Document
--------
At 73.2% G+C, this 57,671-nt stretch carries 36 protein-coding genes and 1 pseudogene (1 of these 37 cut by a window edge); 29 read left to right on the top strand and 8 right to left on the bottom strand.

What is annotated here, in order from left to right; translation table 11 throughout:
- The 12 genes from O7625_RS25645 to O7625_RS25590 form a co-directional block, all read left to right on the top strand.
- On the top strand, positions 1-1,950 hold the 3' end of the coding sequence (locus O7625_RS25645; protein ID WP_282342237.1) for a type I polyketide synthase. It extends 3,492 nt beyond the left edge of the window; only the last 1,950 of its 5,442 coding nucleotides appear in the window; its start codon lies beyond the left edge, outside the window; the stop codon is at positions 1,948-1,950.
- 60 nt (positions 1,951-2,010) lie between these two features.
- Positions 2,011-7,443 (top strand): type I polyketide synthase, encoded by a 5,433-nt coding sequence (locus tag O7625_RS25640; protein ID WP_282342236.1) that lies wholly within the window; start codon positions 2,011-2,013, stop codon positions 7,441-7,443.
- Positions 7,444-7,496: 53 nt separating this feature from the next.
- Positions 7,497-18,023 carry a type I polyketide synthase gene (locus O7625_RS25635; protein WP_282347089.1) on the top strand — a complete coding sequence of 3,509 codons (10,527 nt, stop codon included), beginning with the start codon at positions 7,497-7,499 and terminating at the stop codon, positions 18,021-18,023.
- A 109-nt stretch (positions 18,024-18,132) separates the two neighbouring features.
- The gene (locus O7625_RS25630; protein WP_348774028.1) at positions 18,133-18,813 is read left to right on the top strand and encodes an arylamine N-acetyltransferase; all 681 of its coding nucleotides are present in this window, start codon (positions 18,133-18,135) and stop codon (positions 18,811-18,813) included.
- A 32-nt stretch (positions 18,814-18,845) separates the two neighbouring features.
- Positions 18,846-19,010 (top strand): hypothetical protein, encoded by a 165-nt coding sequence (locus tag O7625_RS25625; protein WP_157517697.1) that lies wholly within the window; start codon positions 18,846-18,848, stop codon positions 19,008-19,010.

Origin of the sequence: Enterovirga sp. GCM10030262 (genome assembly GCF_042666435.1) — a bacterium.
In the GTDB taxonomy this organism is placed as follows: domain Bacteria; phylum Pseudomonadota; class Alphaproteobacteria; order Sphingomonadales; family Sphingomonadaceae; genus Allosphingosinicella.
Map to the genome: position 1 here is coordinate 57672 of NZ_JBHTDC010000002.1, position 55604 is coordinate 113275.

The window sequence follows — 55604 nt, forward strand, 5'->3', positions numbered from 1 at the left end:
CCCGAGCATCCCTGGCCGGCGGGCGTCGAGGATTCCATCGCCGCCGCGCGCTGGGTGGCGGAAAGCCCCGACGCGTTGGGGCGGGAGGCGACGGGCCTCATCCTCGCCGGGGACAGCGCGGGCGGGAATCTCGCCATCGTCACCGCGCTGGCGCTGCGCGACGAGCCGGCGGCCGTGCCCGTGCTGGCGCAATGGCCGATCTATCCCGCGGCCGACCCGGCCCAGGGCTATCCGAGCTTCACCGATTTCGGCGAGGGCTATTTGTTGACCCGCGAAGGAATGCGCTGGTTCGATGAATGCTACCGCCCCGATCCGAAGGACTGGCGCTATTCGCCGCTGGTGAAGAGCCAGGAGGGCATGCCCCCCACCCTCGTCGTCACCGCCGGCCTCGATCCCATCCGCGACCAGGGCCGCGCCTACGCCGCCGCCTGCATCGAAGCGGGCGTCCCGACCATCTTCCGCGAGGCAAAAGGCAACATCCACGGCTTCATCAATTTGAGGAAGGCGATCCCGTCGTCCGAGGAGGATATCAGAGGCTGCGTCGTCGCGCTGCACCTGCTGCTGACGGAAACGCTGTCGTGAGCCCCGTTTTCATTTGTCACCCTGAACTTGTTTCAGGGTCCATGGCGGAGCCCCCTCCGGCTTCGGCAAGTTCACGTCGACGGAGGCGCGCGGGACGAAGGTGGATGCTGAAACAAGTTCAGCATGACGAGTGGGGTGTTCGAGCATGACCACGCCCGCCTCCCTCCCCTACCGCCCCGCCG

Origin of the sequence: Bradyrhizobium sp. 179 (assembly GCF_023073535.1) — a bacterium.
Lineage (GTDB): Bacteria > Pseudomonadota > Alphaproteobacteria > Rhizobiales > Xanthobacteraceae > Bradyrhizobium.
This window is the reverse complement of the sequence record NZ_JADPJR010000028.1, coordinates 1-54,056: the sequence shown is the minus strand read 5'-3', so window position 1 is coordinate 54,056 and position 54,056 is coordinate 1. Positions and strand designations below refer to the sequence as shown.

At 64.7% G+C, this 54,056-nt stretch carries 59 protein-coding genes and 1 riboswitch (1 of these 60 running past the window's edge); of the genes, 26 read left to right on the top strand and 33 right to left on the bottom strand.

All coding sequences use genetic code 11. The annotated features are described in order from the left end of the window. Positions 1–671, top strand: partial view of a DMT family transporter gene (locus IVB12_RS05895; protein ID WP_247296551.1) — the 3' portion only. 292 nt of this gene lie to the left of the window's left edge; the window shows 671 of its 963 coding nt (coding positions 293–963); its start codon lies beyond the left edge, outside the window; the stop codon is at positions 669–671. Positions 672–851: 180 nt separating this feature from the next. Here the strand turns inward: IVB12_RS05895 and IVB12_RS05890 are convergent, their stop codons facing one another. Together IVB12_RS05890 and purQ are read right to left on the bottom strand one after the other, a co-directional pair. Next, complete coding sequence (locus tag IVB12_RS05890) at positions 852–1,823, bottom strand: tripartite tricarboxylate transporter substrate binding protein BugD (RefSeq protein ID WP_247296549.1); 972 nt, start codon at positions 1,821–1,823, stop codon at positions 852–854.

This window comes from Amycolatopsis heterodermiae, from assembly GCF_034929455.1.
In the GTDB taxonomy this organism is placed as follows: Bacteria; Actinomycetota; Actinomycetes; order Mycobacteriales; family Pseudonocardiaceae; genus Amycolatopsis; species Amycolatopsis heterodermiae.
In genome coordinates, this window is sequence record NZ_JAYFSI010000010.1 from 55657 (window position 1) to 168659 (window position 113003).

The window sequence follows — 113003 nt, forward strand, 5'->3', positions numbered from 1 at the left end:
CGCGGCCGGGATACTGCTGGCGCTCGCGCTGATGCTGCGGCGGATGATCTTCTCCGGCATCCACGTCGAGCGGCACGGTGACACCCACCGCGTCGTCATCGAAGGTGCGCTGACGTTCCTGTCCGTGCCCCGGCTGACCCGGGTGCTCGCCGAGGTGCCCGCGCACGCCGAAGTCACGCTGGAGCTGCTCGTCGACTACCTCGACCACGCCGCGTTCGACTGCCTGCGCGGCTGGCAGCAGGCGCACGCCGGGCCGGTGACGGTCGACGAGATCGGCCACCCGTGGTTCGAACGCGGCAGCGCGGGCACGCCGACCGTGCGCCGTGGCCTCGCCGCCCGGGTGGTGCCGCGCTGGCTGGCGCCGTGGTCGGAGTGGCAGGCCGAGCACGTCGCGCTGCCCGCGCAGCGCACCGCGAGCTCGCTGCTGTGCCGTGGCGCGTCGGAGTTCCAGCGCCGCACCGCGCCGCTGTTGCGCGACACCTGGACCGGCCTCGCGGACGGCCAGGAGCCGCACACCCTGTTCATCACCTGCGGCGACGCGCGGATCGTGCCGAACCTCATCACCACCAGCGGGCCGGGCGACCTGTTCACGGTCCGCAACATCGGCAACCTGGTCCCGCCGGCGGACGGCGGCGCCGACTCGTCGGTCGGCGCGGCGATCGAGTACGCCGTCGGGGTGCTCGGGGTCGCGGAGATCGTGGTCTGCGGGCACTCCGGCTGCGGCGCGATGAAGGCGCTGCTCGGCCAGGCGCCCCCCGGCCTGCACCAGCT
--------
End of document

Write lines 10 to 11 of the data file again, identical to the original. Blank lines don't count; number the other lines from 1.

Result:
- The gene (locus O7625_RS25630; protein WP_348774028.1) at positions 18,133-18,813 is read left to right on the top strand and encodes an arylamine N-acetyltransferase; all 681 of its coding nucleotides are present in this window, start codon (positions 18,133-18,135) and stop codon (positions 18,811-18,813) included.
- A 32-nt stretch (positions 18,814-18,845) separates the two neighbouring features.